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$17 million water treatment plant to enable long-lasting recycled water supply 

tertiary treament plant

Diagram showing tertiary wastewater treatment facilities at the city’s wastewater treatment plant, 3200 Sulphur Springs Road.

Construction on city’s tertiary water treatment facility slated for mid-year

–Construction on new tertiary water treatment facilities at the city’s waste water treatment plant is slated to start mid-year. These facilities will cost approximately $17.2 million. The project is slated to begin in the summer of 2017 and will take approximately 18-months.

In a Feb. 7 presentation to the Paso Robles City Council, Public Work’s Wastewater Resources Manager Matt Thompson gave an overview of the facility design and the goals for recycled water usage to the council. “Tertiary treatment facilities will enable the city to turn its treated waste water, which was formerly a liability, into a new drought-proof water supply. This project will provide long-lasting benefits to our community.” said Thompson.

This project will be funded through the Sewer Enterprise Fund. Construction will be financed through a low-interest loan from the State of California’s Revolving Fund loan program. According to Thompson there is also the possibility the city may receive up to a $4 million grant in combination with the low-interest loan.

At the Feb. 7 meeting the city council approved contracts for the engineering, environmental, and construction management services that are needed as part of the tertiary treatment project.  The tertiary treatment project will make it possible to recycle treated wastewater for irrigation or recharging the groundwater basin instead of sending it down the Salinas River.

Thompson said that approximately 2900 acre feet of treated waste water is currently discharged into the Salinas River. The new tertiary facilities and associated recycled water distribution system makes it possible to reroute treated water for irrigation for existing golf courses, sports fields, vineyards and other non potable uses. “This will offset pumping of groundwater from the Paso Robles Groundwater Basin,” said Thompson.

Matt-Thompson-addressing-council

Wastewater Resources Manager Thompson addressing the city council.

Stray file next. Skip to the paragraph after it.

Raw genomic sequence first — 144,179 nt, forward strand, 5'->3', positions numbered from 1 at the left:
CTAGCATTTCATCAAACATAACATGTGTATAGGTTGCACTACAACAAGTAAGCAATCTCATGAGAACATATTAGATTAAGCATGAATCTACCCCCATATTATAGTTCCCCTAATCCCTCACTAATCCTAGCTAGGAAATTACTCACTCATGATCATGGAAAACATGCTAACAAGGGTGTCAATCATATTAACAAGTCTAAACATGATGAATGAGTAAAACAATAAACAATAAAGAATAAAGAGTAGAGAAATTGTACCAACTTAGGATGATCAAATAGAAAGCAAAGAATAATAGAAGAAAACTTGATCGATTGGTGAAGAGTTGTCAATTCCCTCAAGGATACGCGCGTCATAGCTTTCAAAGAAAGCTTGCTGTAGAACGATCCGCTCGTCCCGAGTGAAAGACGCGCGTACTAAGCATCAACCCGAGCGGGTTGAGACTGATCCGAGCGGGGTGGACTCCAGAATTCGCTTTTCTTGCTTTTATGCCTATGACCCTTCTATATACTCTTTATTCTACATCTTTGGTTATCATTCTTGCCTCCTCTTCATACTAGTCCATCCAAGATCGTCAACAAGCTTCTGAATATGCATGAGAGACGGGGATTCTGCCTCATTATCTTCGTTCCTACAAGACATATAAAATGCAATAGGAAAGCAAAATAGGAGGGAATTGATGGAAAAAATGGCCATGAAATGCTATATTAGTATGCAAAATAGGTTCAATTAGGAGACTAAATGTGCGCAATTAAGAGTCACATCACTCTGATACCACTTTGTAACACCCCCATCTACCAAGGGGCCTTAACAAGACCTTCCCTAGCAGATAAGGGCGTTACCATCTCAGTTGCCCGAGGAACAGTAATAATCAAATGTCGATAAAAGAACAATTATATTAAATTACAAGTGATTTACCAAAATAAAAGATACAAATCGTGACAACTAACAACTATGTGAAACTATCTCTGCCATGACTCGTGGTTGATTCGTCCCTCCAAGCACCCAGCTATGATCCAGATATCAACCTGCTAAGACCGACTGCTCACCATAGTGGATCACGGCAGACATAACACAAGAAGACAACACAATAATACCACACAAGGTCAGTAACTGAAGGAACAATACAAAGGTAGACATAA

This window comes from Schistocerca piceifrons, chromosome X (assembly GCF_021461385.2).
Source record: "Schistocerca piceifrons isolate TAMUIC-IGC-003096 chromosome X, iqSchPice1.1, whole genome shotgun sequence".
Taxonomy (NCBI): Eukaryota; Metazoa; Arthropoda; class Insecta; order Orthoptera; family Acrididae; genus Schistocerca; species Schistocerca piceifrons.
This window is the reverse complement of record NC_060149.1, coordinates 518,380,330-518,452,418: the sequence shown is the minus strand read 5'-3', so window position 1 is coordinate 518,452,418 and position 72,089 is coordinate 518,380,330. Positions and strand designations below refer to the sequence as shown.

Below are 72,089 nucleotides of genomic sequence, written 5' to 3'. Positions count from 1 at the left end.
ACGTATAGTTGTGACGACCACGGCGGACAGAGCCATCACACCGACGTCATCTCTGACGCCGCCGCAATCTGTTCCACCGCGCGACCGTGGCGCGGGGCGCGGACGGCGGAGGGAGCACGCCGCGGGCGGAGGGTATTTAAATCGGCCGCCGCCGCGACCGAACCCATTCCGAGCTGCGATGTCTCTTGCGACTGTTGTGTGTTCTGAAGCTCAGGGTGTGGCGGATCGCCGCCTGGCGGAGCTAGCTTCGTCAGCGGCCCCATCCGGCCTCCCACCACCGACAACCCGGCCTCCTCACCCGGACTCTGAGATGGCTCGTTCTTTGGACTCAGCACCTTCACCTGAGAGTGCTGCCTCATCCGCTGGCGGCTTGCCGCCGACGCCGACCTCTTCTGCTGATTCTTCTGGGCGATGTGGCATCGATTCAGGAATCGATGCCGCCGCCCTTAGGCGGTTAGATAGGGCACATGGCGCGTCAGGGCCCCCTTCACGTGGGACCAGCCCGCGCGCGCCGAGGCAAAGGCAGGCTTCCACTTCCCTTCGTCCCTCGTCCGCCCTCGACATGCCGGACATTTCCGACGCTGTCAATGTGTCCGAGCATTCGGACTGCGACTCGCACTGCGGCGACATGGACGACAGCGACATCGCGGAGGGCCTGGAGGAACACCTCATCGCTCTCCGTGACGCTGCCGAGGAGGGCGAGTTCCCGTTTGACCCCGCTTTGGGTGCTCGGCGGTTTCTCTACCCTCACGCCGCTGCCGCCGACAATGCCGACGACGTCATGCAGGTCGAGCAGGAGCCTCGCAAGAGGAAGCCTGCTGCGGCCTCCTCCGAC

A purple pipe distribution system to deliver recycled water to east Paso Robles is being designed as part of the city’s recycled water program. Portions of the design are already being put in place. “Whenever the city rebuilds roadways, we refer to the city’s recycled water master plan. If that particular street is part of the planned route, we put in the purple pipe as part of the roadway reconstruction,” said Thompson. “This avoids the need to dig up the road later.  North River Road is an example. There is already a 1500 foot long segment of recycled water pipeline on North River Road.”

The tertiary treatment facilities will divert treated wastewater from the recently upgraded wastewater treatment plant and:

  • Route wastewater through equalization basins to smooth out the daily fluctuations in flow.
  • Filter the water with special cloth to remove particles and make the water very clear.
  • Disinfect the water with ultraviolet light to kill all harmful pathogens and salts.
  • Store this recycled water in a small storage pond with pumping facilities.

 

Thompson said the tertiary treatment facilities will not only produce recycled water, but also enable the city to comply with increasingly stringent requirements for discharge to the Salinas River. Last year the city was fined $495,000 for a number of infractions related to wastewater discharge from the Paso Robles Wastewater Treatment Plant. The fines were imposed by the Central Coast Regional Water Quality Control Board during the time the older facility was being upgraded. According to Assistant Executive Officer Michael Thomas the fines were imposed because water from the plant exceeded limits established in a 2011 permit 173 times between Oct. 3, 2013, and June 27, 2016.

Timeline for the tertiary wastewater treatment facilities

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About the author: Reporter Jackie Iddings

Jackie Iddings is a contributing reporter and photographer for the Paso Robles Daily News.

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